WCHD strongly urges all area health-care professionals to maintain a high index of suspicion for the appearance of additional measles cases in the coming weeks and report all suspect cases to WCHD. Measles is an extremely serious and highly contagious viral disease that is spread through airborne droplets person to person.
Furthermore, as outbreaks of measles continue abroad, the importation of measles cases in travelers continues to be an issue. Physicians should consider measles in persons with clinically compatible illness and a recent travel history. Thanks to widespread measles vaccinations, measles is extremely rare in the United States. However, the disease is still brought into our country by people who get infected abroad. In 2011, 222 people in the United States were reported to have measles. U.S. residents and visitors got measles abroad and brought it to United States and spread it to others. This caused 17 measles outbreaks in various U.S. communities last year.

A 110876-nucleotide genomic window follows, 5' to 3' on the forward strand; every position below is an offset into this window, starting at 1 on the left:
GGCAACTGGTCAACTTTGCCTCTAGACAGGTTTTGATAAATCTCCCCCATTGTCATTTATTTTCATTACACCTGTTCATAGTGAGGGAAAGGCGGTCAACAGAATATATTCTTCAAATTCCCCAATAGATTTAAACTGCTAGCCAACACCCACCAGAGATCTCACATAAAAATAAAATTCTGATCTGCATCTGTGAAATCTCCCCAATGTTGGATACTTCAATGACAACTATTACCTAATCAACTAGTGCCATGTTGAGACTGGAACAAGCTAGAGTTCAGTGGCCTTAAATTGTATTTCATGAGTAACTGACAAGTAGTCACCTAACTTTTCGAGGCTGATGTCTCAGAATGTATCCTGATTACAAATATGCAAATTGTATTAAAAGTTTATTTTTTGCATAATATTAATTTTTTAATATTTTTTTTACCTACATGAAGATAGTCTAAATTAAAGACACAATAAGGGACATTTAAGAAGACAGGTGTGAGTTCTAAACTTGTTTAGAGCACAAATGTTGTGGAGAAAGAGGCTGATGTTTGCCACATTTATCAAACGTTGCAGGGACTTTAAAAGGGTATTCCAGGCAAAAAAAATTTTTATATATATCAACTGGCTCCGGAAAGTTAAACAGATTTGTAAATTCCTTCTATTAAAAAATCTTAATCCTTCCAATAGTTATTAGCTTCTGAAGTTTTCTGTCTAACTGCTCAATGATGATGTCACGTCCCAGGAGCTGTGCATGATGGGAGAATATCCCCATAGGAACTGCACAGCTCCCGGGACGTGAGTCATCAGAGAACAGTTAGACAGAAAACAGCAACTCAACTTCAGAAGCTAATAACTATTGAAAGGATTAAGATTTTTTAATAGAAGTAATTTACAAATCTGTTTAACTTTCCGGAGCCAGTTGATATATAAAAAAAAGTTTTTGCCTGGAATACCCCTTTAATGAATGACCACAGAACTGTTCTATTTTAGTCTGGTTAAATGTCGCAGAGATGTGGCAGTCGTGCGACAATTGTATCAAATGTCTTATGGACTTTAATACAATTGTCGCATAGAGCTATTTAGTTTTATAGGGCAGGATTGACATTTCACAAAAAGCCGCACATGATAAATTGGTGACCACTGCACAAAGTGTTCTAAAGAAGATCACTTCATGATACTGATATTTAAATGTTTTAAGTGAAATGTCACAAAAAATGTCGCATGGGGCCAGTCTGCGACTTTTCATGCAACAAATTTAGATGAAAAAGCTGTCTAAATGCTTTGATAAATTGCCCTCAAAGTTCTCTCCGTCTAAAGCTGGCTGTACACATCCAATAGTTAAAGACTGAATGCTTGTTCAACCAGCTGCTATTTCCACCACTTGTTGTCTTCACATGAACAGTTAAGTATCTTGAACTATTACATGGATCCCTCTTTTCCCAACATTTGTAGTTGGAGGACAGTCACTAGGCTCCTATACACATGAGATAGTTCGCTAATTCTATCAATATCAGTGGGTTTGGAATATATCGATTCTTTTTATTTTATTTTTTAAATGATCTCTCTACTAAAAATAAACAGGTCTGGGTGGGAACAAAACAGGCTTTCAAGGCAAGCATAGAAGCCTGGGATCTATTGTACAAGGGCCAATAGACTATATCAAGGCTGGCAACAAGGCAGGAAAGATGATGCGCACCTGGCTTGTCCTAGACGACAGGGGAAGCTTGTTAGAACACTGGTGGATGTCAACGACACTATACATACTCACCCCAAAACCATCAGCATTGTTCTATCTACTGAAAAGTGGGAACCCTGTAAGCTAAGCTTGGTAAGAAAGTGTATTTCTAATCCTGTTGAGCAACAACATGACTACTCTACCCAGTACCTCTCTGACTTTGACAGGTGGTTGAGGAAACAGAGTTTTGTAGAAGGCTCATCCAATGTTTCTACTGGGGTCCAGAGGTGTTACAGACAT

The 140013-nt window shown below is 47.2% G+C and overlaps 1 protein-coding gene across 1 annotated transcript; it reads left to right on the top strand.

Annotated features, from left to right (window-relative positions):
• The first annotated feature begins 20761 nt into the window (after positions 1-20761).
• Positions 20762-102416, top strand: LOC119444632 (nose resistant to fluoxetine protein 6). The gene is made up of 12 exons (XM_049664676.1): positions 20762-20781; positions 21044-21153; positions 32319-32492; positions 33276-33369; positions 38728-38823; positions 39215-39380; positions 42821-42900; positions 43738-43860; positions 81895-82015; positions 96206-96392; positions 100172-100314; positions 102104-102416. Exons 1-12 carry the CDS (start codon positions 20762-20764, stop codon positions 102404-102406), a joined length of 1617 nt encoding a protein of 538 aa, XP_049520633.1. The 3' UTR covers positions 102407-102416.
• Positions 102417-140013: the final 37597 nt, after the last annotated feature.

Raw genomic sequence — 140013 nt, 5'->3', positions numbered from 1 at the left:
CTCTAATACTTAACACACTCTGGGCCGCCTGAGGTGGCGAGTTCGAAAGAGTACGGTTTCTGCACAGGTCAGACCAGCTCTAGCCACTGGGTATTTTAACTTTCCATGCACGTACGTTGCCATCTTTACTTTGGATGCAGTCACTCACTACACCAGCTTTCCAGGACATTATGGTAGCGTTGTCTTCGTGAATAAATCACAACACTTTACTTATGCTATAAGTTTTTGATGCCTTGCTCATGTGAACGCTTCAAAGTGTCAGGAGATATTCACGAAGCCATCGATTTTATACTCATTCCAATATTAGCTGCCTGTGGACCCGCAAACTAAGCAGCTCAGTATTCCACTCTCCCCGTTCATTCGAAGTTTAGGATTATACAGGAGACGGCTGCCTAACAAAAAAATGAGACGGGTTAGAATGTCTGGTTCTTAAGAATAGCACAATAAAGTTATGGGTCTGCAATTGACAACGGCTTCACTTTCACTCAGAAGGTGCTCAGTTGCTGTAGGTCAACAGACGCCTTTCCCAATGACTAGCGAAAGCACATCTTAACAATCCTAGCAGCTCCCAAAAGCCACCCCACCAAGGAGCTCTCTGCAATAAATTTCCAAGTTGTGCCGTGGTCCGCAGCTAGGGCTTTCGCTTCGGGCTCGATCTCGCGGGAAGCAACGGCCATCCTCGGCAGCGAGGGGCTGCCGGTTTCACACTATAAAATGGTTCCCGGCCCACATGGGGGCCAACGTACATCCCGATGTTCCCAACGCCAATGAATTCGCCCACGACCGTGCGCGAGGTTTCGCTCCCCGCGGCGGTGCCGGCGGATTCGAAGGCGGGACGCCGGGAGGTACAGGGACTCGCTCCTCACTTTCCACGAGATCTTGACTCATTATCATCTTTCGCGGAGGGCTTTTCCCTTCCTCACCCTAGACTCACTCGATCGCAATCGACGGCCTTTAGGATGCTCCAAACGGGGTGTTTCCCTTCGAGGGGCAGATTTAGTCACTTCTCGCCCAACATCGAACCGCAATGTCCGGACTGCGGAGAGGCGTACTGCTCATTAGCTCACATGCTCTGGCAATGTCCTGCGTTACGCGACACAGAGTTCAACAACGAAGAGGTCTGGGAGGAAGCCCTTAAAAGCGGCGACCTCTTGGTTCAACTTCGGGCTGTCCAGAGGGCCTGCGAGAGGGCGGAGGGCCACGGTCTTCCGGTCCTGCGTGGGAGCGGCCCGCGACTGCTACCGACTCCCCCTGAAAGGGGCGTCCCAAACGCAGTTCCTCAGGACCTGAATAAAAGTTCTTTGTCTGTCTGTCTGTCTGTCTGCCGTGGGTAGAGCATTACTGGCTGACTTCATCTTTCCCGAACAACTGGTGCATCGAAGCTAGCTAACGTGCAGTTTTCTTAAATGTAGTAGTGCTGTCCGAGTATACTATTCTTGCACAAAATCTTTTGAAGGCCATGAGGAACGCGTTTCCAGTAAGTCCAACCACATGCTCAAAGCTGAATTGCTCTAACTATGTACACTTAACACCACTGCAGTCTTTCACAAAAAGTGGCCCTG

The Measles vaccine is highly effective in preventing disease. Who should get the measles vaccine? It is recommended that people of all ages keep up to date with all of their vaccinations, and it specifically recommend the children receive two doses of the measles, mumps and rubella, or MMR vaccine. The first dose administered at ages 12 through 15 months and the second dose at 4 to 6 years of age. Winnebago County residents who are uninsured or do not have a medical provider can receive vaccinations at the Winnebago County Health Department.
Vaccination appointments can be made by calling 815-720-4370.
WCHD has taken steps to respond to this case including:
* Enhancing surveillance for measles in Winnebago County;
* Issuing a Health Alert to private healthcare providers;
* Providing vaccinations to underinsured or uninsured populations
Additional information on measles can be accessed at the WCHD website at www.wchd.org; or by calling the Winnebago County Health Department at 815-720-4000 during normal business hours.